In what felt like a moment, our lives were changed. We lost comfort and security for ourselves and our families. Daily life was suddenly different, and there was no quick fix. We don’t yet have all the coping mechanisms for living alongside Covid-19, but we do have muscle memory for tragedy that almost feels like déjà vu. Of course, we haven’t experienced a global pandemic before, but American millennials know of fear, uncertainty, and sudden change, and that’s not just trauma from middle school. We know them because our childhoods were rocked by the September 11th attacks that preceded war which was still raging when we were greeted with a debilitating financial crisis. We know change and loss of comfort and lack of security because we’ve experienced all of them before, and with these challenges, we’ve grown resilient. We came back after 9/11, we trudged through the recession, we’re still taking our time on that war, but millennials are not giving up now.
I would surmise that, like much of the world, millennials are ready for multi-faceted solutions addressing both widespread public health and widespread economic health simultaneously. I don’t believe that many millennials see them as mutually exclusive — we can wear masks and swipe our cards at the same time. But because of the financial turmoil that has accompanied this disaster, it’s hard to capture how millennials are spending their money. Some have guaranteed, reliable paychecks, though others can’t afford to pay their monthly rent. Casting a wide millennial net around buying practices of 30-somethings would be impossible.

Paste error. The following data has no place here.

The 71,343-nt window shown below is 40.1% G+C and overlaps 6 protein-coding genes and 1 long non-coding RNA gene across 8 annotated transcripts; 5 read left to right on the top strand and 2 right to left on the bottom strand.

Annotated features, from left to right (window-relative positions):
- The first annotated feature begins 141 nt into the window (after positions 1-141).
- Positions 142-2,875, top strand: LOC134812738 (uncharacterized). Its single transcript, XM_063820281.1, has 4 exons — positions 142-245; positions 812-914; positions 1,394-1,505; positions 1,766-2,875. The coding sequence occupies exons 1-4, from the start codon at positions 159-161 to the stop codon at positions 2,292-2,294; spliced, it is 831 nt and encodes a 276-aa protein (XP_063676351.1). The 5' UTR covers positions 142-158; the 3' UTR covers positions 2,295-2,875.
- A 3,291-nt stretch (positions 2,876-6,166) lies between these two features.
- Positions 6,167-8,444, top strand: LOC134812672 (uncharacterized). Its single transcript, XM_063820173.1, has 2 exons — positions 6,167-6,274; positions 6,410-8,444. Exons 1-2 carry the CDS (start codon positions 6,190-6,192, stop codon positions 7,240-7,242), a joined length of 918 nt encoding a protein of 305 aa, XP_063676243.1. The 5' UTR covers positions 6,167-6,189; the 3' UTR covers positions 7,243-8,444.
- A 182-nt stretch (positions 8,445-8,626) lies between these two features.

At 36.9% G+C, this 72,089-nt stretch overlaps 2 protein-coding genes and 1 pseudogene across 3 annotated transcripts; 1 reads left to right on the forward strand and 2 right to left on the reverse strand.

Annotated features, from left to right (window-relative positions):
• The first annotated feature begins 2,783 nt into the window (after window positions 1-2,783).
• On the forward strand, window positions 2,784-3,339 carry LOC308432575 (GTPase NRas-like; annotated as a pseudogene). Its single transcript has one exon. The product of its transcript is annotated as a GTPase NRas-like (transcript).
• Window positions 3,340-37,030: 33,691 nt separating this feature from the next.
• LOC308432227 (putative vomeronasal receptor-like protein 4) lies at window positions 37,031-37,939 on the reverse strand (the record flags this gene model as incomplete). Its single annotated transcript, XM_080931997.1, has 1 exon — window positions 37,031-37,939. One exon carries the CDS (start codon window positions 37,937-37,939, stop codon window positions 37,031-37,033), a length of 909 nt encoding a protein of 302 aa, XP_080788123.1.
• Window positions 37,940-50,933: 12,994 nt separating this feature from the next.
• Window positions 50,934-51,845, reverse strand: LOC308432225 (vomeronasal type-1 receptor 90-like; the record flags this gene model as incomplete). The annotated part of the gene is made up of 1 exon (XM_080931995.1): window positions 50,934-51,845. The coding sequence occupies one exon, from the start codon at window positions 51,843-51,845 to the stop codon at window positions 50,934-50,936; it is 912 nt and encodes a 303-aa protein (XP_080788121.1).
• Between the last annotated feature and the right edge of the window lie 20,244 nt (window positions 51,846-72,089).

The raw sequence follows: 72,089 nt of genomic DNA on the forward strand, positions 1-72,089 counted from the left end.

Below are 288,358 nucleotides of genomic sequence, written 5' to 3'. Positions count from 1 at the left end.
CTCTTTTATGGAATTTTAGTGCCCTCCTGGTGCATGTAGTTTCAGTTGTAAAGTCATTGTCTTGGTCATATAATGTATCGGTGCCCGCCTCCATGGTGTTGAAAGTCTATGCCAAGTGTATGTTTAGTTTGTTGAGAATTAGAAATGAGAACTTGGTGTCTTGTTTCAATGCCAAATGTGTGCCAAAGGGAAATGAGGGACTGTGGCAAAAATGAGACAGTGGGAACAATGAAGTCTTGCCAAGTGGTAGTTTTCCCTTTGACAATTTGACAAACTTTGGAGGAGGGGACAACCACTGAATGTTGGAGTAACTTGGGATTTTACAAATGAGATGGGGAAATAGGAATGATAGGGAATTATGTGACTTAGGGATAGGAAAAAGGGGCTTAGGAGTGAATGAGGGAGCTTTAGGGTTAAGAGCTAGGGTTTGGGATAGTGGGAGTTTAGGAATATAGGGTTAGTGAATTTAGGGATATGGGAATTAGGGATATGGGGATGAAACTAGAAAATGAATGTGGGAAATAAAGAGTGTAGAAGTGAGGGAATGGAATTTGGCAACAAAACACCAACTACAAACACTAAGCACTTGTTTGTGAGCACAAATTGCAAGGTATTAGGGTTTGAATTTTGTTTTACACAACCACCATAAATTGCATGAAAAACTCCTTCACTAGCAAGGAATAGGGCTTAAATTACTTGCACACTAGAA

That means I can only speak for what I have purchased. My grocery bill has been looking more like a down payment, and every time I hit “Buy Now” my Amazon Prime account has started to ask me, “Are you sure you really need that, though?”. Some of my purchases are hopeful hobbies to keep me busy (like a watercolor set), and others are for projects I’ve been putting off for a while (like a closet organizer for the clothes I no longer wear since my work wardrobe seems to look a lot like pajamas these days). In March when all of the social distancing and safer-at-home orders were first issued, many of my favorite retailers rushed to mark down prices, so I was inclined to purchase spring and summer clothing then. But those massive sales have largely tapered by now. If my fiscal inclinations are any indication of other millennials’, practical goods and sales govern much of my superfluous spending. Of course, this is all to say that I’m one of the lucky ones because I still have a (meager) paycheck to depend on.
Of vital importance is the fact that millennial purchases are highly indicative of our movements going forward. For instance, I bought clothing and some shoes that can only be worn in warmer temperatures; any Generation Y uptick in beauty product sales, swimwear, or Airbnbs indicates that millennials have not given up on the idea of summer. Our spending habits suggest that we are investing in the near future despite Covid-19. It’s a promising sign for retailers.
Regardless of the hope we have in restoring a semblance of our pre-COVID-era life, we’ll get a more concrete vision of summer spending as states begin to reopen and millennials crawl out of their dwelling spaces. I’ll have more to come then, but for now, I’ll be testing my artistic prowess and practicing some Prime social distancing.
– The Soph in Sophelle
Retail is transforming, how we consume is evolving, and “normal” will never be the same. For a Millennial’s outlook on retail in the age of COVID read The Soph’s take on all things retail.